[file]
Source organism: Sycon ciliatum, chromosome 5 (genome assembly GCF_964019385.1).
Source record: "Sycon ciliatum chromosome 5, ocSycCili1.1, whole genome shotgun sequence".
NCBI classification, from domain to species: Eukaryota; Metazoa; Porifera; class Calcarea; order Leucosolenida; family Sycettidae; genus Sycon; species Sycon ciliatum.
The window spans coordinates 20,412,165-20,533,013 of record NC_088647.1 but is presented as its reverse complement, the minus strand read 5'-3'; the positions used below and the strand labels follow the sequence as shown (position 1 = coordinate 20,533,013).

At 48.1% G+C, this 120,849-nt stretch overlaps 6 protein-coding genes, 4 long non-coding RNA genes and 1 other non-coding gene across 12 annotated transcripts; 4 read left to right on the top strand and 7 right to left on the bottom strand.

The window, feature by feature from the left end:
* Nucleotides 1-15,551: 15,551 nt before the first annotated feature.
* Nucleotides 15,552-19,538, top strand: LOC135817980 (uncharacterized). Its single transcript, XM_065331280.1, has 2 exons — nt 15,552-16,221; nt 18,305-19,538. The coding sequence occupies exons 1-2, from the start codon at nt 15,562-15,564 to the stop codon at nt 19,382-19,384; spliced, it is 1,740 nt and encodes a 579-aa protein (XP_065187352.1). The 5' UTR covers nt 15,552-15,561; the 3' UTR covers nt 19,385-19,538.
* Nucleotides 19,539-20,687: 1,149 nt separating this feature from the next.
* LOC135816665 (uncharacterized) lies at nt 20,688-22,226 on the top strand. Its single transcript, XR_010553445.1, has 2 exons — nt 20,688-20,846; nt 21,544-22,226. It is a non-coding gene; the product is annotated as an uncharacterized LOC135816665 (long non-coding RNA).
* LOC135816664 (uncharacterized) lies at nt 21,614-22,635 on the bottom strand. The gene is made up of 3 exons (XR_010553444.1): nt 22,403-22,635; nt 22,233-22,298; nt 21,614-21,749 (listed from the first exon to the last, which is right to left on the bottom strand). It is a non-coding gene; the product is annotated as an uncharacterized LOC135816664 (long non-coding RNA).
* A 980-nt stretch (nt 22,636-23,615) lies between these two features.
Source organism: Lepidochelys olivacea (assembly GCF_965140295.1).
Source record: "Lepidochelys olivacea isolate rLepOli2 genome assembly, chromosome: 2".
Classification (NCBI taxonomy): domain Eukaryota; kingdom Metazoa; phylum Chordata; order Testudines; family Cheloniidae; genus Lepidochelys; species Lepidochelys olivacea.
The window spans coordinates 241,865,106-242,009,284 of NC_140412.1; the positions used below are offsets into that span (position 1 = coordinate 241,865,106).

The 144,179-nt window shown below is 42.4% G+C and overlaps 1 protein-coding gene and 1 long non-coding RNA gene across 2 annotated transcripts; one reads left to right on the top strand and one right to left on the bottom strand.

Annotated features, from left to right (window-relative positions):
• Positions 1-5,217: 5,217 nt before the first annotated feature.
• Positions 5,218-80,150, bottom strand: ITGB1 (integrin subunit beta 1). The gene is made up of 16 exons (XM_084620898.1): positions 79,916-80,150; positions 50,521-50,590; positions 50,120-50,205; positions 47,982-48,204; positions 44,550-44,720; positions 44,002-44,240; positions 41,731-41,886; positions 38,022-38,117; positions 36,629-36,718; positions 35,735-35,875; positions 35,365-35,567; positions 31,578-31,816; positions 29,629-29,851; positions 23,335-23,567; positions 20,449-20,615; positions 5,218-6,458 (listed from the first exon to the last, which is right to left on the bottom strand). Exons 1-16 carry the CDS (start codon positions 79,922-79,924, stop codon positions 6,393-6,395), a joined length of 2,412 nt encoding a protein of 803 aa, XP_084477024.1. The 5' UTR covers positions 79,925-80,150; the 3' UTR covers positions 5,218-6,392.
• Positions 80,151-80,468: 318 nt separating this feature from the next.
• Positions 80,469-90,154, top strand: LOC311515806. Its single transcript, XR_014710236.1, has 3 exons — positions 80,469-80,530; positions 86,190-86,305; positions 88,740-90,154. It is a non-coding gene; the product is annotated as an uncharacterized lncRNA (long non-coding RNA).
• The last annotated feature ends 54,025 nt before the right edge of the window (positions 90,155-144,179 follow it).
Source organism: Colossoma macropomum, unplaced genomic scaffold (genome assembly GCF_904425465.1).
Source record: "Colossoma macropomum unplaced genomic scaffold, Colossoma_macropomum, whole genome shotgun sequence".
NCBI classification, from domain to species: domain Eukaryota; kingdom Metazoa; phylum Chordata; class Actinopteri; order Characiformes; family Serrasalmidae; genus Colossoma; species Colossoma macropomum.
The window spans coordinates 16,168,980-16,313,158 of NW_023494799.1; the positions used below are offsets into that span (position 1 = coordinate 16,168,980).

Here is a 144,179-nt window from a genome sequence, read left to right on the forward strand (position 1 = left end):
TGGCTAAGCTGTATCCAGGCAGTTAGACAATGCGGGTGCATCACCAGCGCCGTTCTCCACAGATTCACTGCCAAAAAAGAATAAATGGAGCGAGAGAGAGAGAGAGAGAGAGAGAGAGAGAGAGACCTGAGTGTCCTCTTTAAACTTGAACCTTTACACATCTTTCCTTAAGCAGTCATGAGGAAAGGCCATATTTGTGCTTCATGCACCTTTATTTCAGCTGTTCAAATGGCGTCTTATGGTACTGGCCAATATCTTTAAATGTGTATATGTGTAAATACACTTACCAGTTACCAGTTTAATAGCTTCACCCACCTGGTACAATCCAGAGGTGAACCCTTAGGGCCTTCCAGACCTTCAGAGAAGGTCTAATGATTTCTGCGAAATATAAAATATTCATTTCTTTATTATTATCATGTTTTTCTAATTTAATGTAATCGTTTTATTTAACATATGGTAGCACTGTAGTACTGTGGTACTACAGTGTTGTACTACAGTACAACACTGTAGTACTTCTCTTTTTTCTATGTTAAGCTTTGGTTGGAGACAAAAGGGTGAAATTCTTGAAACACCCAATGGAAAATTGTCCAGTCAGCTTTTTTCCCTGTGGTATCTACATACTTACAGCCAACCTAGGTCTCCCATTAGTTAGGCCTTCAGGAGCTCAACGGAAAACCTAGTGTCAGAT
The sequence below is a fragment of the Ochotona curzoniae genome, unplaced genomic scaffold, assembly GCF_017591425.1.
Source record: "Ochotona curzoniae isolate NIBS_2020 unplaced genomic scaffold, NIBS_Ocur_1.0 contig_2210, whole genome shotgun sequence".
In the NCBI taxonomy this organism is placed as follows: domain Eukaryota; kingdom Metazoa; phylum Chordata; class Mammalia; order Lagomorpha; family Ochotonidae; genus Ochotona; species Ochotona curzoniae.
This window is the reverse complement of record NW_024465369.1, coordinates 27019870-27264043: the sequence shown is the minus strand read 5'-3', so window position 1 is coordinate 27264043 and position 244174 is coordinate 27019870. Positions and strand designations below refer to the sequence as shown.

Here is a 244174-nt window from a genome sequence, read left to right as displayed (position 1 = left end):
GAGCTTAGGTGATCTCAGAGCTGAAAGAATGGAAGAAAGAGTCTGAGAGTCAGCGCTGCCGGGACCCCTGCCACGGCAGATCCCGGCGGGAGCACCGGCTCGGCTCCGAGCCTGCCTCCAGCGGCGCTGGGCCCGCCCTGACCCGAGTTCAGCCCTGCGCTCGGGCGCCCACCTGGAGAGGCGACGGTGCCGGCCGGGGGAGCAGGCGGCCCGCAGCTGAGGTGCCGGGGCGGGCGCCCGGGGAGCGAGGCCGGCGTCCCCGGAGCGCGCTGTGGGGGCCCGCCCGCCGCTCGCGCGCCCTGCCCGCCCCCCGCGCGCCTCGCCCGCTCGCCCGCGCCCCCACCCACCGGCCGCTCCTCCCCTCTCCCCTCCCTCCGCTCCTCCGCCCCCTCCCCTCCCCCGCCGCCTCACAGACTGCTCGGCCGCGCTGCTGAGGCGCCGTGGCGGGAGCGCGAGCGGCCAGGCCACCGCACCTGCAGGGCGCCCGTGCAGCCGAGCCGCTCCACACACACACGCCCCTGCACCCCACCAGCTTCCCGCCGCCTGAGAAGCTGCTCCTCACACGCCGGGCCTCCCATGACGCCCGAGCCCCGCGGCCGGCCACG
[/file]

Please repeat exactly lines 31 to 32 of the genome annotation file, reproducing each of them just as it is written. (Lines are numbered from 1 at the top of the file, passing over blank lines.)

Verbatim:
Source record: "Ochotona curzoniae isolate NIBS_2020 unplaced genomic scaffold, NIBS_Ocur_1.0 contig_2210, whole genome shotgun sequence".
In the NCBI taxonomy this organism is placed as follows: domain Eukaryota; kingdom Metazoa; phylum Chordata; class Mammalia; order Lagomorpha; family Ochotonidae; genus Ochotona; species Ochotona curzoniae.